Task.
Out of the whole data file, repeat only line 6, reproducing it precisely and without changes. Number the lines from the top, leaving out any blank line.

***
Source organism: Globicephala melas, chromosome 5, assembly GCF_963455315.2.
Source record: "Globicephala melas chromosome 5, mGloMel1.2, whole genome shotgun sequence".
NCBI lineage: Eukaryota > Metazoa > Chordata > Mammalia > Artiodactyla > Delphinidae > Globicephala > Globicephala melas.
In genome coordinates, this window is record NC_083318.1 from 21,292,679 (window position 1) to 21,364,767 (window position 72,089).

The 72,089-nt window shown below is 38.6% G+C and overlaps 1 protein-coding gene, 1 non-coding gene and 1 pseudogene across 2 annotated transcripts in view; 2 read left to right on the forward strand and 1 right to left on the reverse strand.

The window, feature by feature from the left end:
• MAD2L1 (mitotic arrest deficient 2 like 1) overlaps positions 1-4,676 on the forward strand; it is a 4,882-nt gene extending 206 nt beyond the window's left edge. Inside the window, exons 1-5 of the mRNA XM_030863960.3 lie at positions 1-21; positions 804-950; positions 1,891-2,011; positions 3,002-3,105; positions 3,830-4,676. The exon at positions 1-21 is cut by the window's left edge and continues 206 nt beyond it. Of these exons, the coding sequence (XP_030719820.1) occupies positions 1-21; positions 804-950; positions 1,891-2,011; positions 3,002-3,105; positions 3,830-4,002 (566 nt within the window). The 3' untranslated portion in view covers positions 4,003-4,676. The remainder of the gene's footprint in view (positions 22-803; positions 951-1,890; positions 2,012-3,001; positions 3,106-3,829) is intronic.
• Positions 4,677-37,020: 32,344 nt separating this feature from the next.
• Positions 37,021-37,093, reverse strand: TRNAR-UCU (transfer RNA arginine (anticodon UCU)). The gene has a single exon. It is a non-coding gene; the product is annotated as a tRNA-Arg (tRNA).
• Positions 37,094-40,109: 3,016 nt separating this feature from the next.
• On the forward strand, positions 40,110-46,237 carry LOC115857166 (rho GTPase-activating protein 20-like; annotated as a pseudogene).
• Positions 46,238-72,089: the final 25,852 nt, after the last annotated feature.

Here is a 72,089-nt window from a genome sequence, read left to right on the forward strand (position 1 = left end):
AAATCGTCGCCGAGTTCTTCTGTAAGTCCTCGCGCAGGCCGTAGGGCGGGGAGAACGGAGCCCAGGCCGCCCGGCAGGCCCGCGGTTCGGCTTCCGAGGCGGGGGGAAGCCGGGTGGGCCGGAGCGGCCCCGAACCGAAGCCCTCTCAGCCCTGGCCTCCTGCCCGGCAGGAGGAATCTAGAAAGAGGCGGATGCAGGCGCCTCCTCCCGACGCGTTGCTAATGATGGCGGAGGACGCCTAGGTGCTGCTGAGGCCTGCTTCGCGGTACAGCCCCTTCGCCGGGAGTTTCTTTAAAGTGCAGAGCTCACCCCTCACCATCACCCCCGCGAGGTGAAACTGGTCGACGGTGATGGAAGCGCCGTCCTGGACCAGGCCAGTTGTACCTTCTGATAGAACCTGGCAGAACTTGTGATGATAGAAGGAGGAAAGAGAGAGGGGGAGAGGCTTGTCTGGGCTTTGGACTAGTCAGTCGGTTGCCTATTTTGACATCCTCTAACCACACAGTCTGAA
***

The window, feature by feature from the left end: